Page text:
brutally assail his fellow-man, or in any
way disturb the peace and good order of
There was quite a gathering of the
craft in the Sentinel Counting Room,
Saturday evening, to witness the presen
tation ot" a Milwaukee Rifle to Mr. R. G.
Ross, foreman in the Job office, who in
tends starting for Kansas in the coming
month of May. The rifle js a capital one,
and in point of efficiency will, we think,
be found quite equal to Sharpe's. Asil
vnr plate on the stock of the rifle con
tains the following inscription :
Presented to . G. Hoss by his com
rades in the Milwaukee Sentinel office, as
a mark of their personal regard, and an
earnest of their good wishes for
FREEDOM IN KANSAS. .
Milwatikie, April o, 1856."
The rifle was presented by Mr. A. H.
Burdick, inthemame of his associate
with a few brief and pertinent remarks,
to which Mr. Ross made a feeling and ap
propriate reply. Mr. S. M. Booth fol
lowed in a neat little speech of compli
ment and congratulation to Mr. Ross,
and then, with three hearty cheers for
Mr. R. the meeting broke up. MUtcau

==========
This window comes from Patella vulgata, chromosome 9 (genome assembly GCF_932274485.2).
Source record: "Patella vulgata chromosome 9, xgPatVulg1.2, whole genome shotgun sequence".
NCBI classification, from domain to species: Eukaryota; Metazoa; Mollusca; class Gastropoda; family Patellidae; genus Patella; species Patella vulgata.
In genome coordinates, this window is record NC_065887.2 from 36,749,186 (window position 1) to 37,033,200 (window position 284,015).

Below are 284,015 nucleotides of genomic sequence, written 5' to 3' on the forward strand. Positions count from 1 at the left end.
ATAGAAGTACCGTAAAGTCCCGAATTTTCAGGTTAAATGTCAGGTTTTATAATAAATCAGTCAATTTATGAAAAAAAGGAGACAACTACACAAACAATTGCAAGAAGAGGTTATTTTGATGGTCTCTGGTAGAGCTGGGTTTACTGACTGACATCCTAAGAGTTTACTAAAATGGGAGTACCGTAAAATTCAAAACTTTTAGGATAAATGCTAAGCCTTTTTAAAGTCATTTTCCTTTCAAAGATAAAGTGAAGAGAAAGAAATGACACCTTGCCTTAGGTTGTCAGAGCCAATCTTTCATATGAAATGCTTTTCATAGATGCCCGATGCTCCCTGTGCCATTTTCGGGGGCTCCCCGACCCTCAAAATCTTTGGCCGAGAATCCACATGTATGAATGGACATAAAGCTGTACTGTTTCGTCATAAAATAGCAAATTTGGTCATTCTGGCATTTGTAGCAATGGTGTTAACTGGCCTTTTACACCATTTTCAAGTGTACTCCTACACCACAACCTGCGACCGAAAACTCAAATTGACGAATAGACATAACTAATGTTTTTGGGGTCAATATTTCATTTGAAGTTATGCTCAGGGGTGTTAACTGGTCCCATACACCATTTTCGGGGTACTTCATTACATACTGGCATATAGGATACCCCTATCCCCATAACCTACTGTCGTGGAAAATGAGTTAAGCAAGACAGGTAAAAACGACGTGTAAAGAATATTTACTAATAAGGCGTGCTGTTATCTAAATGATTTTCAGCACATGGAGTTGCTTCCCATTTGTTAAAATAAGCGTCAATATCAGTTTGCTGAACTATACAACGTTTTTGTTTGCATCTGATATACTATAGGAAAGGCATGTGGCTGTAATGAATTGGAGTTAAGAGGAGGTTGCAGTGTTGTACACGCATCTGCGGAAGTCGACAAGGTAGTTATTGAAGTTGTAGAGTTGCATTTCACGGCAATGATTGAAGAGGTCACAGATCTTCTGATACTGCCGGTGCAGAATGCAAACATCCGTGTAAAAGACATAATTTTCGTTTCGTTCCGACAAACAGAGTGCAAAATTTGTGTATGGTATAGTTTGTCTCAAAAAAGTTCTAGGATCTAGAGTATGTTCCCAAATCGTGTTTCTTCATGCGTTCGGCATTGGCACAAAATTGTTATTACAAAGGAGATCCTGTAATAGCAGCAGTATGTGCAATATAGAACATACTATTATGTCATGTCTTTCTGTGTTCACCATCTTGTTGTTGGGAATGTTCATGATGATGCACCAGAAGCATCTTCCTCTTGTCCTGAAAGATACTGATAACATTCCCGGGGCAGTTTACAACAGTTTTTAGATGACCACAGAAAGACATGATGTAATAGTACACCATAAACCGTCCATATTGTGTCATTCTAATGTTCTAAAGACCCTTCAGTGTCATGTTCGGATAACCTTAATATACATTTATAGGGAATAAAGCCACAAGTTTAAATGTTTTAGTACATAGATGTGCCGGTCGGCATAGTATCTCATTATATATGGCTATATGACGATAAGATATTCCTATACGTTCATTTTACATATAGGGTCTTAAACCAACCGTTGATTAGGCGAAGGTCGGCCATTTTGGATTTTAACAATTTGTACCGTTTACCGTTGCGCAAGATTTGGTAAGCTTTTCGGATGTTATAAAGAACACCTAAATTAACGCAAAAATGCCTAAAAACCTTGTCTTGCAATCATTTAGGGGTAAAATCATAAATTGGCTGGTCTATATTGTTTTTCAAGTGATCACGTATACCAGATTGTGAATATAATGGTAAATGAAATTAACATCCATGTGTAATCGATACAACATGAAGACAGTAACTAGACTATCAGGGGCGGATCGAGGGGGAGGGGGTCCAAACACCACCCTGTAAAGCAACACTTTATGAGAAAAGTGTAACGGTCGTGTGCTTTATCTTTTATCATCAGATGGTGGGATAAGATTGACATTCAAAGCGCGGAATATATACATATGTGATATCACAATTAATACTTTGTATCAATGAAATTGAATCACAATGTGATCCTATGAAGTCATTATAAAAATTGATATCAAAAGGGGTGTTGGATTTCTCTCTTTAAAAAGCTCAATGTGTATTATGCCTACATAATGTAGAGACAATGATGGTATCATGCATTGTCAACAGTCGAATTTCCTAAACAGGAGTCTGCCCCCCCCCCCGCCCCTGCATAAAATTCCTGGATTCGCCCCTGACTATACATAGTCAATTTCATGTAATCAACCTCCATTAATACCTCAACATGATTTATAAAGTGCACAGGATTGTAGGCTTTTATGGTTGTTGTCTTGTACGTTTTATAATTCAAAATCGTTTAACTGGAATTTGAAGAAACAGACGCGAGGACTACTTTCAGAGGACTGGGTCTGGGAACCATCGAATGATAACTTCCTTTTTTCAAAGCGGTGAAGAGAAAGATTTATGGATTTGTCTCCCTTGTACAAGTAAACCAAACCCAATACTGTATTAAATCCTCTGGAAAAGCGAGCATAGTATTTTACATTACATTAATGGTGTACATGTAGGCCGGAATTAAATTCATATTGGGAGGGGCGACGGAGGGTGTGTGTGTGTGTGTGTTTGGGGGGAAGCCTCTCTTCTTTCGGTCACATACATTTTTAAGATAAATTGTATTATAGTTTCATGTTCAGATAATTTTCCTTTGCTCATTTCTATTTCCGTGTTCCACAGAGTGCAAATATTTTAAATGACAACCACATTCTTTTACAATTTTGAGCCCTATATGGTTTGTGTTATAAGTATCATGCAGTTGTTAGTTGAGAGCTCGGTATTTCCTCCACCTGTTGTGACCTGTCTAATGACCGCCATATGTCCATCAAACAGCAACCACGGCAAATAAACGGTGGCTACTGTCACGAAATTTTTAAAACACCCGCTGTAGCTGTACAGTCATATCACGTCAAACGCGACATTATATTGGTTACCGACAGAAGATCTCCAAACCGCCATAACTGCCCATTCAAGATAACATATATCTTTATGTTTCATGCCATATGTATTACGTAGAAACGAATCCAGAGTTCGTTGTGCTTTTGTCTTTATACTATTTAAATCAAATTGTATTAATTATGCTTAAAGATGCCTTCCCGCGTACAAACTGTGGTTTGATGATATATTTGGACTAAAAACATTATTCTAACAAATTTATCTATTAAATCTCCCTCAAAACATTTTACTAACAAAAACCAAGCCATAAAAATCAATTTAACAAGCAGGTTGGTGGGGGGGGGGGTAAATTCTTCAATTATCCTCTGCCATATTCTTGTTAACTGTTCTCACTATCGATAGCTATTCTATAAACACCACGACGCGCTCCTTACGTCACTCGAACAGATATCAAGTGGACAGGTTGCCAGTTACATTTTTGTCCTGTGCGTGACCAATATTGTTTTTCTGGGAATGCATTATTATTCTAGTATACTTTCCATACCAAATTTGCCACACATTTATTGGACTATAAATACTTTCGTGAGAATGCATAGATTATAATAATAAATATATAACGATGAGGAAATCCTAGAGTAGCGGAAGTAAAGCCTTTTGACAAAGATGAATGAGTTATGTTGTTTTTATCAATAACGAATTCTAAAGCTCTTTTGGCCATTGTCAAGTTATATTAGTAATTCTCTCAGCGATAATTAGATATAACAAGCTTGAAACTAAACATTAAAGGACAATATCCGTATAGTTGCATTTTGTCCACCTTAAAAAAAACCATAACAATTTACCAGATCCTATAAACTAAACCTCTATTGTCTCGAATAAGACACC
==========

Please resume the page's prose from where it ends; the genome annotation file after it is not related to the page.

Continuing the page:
lee (Wis.) Sentinel.
An intimate " acquaintance . with Mr.
Ross, formed several years since, makes
us feel really glad to think he designs
coming to Kansas We shall welcome
him right heartily. He is as rood raaa
as he is a printer, and few members, of
the craft are his equals in workmanship.
T 37 The Benton Democracy of Misl
souri have nominated Tbovas XI. Bjen
tos for Governor. The Anti-Benton
Democracy have nominated a Mr. T. H.
Polk, of St, bonis, as their candidate
for the same ofce. Benton will be the
next Governor of Missouri and his son
in-law will he the next President of the
Emigrants Intelligence Office. '
TVHITilAX & SEABlJ " J i
Heal Estate Brokers and General Land
V Agents.' T
. E. B. WHITMAN
A. D. SEARL
: CIRCULAR. :
THE UNDERSIGNED, With a W to meet
the urgent aad constantly increasing ' de
mand for aeeuTata trad reliibla information in
regard to the different-sections of Uio Territory,
e3t-utial for the aid and asmtance of Emigrants
uiseJr to make their location,' porpoe to open
an EMIGRANT S INTELLIGENCE JF
FICE,"; in Lawrence, and to devote a portion of
onr attention to this pnsines. " :
; . In the preparation of on r Ma we have neces
sarily bet-onic well acquainted with' the peculiar
characteristics of each section, aud we are now
perfecting arrangement with' iutellieent . end
rtiiabio individuals in all partof tho Territory,
by which we shall be constantly in the reecptitri
of that minnte information in particulars which